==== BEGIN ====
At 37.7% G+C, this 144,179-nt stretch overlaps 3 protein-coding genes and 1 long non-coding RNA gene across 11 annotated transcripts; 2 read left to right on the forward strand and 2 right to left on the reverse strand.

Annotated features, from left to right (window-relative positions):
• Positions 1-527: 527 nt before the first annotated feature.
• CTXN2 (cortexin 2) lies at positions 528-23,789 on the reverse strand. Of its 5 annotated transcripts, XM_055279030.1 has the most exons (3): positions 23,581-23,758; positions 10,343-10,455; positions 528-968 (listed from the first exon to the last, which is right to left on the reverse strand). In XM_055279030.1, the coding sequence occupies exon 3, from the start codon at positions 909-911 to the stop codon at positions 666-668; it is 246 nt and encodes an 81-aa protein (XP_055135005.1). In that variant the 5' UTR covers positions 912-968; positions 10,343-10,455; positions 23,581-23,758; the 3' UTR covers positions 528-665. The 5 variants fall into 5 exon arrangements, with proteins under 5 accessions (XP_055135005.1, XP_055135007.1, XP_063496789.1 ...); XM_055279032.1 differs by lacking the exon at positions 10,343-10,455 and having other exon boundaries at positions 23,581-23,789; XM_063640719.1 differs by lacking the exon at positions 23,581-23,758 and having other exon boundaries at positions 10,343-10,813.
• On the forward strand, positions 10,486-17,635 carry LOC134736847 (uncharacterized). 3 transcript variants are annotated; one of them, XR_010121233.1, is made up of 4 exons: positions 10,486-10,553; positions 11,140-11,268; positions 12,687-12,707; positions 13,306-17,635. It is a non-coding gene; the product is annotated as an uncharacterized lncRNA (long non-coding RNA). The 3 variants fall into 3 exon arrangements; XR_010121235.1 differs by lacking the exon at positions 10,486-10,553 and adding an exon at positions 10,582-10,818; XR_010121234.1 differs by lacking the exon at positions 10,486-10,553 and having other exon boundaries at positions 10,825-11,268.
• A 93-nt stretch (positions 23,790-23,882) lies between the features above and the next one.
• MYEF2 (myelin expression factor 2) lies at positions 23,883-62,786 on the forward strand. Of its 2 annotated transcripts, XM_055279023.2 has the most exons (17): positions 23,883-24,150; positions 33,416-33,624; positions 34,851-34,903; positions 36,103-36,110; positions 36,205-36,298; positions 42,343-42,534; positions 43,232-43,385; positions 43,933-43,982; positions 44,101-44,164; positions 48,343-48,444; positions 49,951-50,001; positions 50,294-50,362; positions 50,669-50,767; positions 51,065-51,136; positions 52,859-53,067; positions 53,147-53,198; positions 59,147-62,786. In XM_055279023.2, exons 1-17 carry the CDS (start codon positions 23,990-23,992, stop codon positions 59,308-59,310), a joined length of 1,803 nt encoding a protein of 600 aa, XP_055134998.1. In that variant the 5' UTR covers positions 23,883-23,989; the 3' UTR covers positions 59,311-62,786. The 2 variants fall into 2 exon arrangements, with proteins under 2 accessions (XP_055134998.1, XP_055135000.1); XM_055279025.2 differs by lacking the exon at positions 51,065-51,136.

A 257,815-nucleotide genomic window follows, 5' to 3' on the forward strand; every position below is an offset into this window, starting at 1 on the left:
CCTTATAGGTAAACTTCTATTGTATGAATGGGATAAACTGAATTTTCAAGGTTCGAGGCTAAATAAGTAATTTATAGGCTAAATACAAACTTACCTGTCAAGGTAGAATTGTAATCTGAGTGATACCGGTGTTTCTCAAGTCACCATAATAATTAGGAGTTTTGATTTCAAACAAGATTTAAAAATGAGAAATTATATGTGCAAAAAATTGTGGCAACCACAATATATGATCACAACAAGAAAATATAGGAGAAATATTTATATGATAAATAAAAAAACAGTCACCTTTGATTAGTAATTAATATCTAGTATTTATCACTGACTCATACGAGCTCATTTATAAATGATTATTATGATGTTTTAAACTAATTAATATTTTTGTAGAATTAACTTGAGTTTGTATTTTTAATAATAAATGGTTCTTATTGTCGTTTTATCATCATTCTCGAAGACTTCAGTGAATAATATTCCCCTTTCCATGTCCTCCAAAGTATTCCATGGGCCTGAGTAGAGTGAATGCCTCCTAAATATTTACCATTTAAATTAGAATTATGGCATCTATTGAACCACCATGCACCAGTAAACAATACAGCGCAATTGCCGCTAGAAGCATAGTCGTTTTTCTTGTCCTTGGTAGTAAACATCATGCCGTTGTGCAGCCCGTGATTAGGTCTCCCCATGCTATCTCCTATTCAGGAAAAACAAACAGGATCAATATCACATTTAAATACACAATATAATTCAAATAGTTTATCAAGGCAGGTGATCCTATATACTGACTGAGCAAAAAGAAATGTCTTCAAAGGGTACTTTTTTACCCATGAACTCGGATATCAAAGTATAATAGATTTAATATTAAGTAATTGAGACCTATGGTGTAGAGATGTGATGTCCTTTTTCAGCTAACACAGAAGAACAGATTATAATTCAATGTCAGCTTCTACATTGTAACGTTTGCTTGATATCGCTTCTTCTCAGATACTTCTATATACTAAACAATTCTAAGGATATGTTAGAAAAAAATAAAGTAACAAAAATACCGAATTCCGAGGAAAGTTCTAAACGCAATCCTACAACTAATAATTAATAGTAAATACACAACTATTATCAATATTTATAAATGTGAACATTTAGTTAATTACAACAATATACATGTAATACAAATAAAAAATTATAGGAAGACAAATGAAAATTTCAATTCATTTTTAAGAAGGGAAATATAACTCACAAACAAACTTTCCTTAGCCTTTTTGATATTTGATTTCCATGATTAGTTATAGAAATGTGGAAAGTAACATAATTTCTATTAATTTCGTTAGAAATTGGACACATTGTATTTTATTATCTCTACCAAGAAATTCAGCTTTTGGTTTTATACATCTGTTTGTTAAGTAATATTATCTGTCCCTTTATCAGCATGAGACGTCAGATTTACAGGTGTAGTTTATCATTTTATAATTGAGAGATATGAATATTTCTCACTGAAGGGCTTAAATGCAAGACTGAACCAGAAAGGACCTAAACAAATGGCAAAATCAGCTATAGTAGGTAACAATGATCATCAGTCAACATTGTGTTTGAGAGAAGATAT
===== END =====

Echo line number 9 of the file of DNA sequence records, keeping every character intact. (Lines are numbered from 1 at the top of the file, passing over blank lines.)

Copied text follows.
CCTTATAGGTAAACTTCTATTGTATGAATGGGATAAACTGAATTTTCAAGGTTCGAGGCTAAATAAGTAATTTATAGGCTAAATACAAACTTACCTGTCAAGGTAGAATTGTAATCTGAGTGATACCGGTGTTTCTCAAGTCACCATAATAATTAGGAGTTTTGATTTCAAACAAGATTTAAAAATGAGAAATTATATGTGCAAAAAATTGTGGCAACCACAATATATGATCACAACAAGAAAATATAGGAGAAATATTTATATGATAAATAAAAAAACAGTCACCTTTGATTAGTAATTAATATCTAGTATTTATCACTGACTCATACGAGCTCATTTATAAATGATTATTATGATGTTTTAAACTAATTAATATTTTTGTAGAATTAACTTGAGTTTGTATTTTTAATAATAAATGGTTCTTATTGTCGTTTTATCATCATTCTCGAAGACTTCAGTGAATAATATTCCCCTTTCCATGTCCTCCAAAGTATTCCATGGGCCTGAGTAGAGTGAATGCCTCCTAAATATTTACCATTTAAATTAGAATTATGGCATCTATTGAACCACCATGCACCAGTAAACAATACAGCGCAATTGCCGCTAGAAGCATAGTCGTTTTTCTTGTCCTTGGTAGTAAACATCATGCCGTTGTGCAGCCCGTGATTAGGTCTCCCCATGCTATCTCCTATTCAGGAAAAACAAACAGGATCAATATCACATTTAAATACACAATATAATTCAAATAGTTTATCAAGGCAGGTGATCCTATATACTGACTGAGCAAAAAGAAATGTCTTCAAAGGGTACTTTTTTACCCATGAACTCGGATATCAAAGTATAATAGATTTAATATTAAGTAATTGAGACCTATGGTGTAGAGATGTGATGTCCTTTTTCAGCTAACACAGAAGAACAGATTATAATTCAATGTCAGCTTCTACATTGTAACGTTTGCTTGATATCGCTTCTTCTCAGATACTTCTATATACTAAACAATTCTAAGGATATGTTAGAAAAAAATAAAGTAACAAAAATACCGAATTCCGAGGAAAGTTCTAAACGCAATCCTACAACTAATAATTAATAGTAAATACACAACTATTATCAATATTTATAAATGTGAACATTTAGTTAATTACAACAATATACATGTAATACAAATAAAAAATTATAGGAAGACAAATGAAAATTTCAATTCATTTTTAAGAAGGGAAATATAACTCACAAACAAACTTTCCTTAGCCTTTTTGATATTTGATTTCCATGATTAGTTATAGAAATGTGGAAAGTAACATAATTTCTATTAATTTCGTTAGAAATTGGACACATTGTATTTTATTATCTCTACCAAGAAATTCAGCTTTTGGTTTTATACATCTGTTTGTTAAGTAATATTATCTGTCCCTTTATCAGCATGAGACGTCAGATTTACAGGTGTAGTTTATCATTTTATAATTGAGAGATATGAATATTTCTCACTGAAGGGCTTAAATGCAAGACTGAACCAGAAAGGACCTAAACAAATGGCAAAATCAGCTATAGTAGGTAACAATGATCATCAGTCAACATTGTGTTTGAGAGAAGATAT